Reward-timing-dependent bidirectional modulation of cortical microcircuits during optical single-neuron operant conditioning

Riichiro Hira, Fuki Ohkubo, Yoshito Masamizu, Masamichi Ohkura, Junichi Nakai, Takashi Okada, Masanori Matsuzaki

Research output: Contribution to journalArticlepeer-review

17 Citations (Scopus)


Animals rapidly adapt to environmental change. To reveal how cortical microcircuits are rapidly reorganized when an animal recognizes novel reward contingency, we conduct two-photon calcium imaging of layer 2/3 motor cortex neurons in mice and simultaneously reinforce the activity of a single cortical neuron with water delivery. Here we show that when the target neuron is not relevant to a pre-trained forelimb movement, the mouse increases the target neuron activity and the number of rewards delivered during 15-min operant conditioning without changing forelimb movement behaviour. The reinforcement bidirectionally modulates the activity of subsets of non-target neurons, independent of distance from the target neuron. The bidirectional modulation depends on the relative timing between the reward delivery and the neuronal activity, and is recreated by pairing reward delivery and photoactivation of a subset of neurons. Reward-timing-dependent bidirectional modulation may be one of the fundamental processes in microcircuit reorganization for rapid adaptation.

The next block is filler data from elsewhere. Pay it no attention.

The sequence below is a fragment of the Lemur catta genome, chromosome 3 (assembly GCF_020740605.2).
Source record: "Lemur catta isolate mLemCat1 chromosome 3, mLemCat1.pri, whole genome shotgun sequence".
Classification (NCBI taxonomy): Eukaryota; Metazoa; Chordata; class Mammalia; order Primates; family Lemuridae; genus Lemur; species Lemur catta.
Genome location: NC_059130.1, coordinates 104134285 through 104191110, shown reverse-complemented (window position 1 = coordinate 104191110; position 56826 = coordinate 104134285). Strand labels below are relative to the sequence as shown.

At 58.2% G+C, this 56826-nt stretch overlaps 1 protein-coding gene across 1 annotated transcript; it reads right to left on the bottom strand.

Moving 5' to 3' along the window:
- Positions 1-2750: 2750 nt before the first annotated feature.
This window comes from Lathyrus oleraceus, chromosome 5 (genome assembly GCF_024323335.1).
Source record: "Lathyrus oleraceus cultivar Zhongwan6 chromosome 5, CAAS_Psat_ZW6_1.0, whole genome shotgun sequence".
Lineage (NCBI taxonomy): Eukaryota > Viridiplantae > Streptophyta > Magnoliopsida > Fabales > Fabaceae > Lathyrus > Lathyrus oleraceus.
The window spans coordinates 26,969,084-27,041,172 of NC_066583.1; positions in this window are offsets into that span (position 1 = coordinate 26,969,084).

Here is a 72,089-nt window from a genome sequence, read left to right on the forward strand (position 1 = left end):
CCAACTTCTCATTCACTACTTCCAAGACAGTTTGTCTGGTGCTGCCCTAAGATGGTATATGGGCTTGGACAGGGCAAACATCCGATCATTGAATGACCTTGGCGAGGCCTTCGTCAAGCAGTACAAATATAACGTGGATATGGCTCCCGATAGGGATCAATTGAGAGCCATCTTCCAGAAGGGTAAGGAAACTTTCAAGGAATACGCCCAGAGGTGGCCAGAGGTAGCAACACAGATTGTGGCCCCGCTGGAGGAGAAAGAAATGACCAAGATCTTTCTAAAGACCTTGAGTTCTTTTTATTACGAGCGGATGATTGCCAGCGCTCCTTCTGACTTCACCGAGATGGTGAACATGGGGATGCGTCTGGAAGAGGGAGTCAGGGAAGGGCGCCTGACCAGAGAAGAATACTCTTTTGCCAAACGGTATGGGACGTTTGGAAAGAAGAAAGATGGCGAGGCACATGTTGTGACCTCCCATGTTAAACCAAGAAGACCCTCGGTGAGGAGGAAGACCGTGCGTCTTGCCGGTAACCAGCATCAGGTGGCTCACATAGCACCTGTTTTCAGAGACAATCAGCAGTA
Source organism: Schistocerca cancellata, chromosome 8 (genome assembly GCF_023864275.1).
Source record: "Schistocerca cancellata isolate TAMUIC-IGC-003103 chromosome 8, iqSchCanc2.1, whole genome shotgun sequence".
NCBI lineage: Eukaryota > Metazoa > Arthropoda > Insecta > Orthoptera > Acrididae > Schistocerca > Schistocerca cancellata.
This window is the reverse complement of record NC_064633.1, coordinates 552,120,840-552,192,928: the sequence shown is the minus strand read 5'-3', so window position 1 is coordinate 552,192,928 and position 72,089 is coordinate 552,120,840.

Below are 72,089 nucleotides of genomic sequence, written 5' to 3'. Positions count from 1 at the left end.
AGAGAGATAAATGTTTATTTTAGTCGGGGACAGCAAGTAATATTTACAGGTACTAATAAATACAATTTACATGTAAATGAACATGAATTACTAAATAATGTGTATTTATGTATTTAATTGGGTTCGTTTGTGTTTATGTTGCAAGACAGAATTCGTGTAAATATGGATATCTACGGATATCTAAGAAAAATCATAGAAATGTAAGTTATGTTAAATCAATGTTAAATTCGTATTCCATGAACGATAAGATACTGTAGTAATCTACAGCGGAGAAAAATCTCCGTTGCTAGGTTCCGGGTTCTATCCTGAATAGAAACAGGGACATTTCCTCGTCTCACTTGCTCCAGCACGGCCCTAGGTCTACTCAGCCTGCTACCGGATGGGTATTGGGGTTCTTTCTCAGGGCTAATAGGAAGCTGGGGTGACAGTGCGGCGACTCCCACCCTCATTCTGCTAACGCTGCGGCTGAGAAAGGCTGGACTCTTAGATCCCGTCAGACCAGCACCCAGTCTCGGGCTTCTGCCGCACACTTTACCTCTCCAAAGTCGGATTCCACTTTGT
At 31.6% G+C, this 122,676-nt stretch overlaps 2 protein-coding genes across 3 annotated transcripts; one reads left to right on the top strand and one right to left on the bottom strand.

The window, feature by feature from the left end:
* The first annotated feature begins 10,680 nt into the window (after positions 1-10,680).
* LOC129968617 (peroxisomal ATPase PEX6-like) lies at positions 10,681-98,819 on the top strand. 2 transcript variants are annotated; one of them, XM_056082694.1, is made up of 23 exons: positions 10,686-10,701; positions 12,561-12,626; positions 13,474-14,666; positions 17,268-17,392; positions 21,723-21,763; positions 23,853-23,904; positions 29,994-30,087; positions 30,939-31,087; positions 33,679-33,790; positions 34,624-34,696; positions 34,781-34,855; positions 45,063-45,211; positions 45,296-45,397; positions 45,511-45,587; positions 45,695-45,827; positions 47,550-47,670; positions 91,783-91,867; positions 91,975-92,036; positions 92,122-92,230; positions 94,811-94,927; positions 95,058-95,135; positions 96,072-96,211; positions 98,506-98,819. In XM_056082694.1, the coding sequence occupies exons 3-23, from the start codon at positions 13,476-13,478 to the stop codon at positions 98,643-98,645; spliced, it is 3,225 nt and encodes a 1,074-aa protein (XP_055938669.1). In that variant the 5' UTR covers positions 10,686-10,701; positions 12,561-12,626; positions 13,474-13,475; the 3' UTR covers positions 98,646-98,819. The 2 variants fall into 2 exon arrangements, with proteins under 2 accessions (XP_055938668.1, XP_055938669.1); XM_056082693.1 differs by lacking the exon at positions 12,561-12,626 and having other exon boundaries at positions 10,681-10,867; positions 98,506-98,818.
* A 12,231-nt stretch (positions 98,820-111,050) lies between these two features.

Original languageEnglish
Article number5551
JournalNature Communications
Publication statusPublished - 2014


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